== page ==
BY CAMMY CLARK
Swedish biologist Viktor Nilsson-Ortman came to Florida to collect damselfly eggs for his post doctorate research and left last week with a discovery that turned the birding world all aflutter.
On the shoreline he spotted a red-necked stint, the first time this species has been seen and documented in the Sunshine State.
“What a great find Viktor!” was the salute on limeybirder.wordpress.com.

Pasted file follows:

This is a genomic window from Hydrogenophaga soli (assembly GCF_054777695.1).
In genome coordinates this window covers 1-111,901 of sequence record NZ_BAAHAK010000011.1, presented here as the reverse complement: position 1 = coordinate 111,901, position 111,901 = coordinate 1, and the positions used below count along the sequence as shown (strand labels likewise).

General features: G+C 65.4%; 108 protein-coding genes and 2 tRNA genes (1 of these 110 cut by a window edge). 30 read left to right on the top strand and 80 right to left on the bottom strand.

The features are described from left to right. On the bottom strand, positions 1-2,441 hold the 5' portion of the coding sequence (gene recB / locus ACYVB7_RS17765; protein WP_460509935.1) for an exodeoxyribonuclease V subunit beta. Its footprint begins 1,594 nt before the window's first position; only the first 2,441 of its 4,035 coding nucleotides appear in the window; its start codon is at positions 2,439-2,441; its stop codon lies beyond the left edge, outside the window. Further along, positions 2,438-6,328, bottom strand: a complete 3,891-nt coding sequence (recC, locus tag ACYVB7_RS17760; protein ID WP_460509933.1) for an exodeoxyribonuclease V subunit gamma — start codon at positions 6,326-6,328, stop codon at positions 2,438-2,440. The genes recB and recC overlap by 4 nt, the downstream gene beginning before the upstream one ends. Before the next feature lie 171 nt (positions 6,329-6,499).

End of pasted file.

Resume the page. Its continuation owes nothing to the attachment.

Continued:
The red-necked stint is a tiny shorebird in the sandpiper family that breeds in Siberian Asia and parts of western Alaska. It migrates thousands of miles to winter in east India and Taiwan south through Australia and New Zealand. In the continental Untied States, the species has been spotted along the Pacific coast and in New England and New Jersey. And in July 2012, a red-necked stint caused a big stir when one was discovered by a national wildlife refuge biologist in Kansas.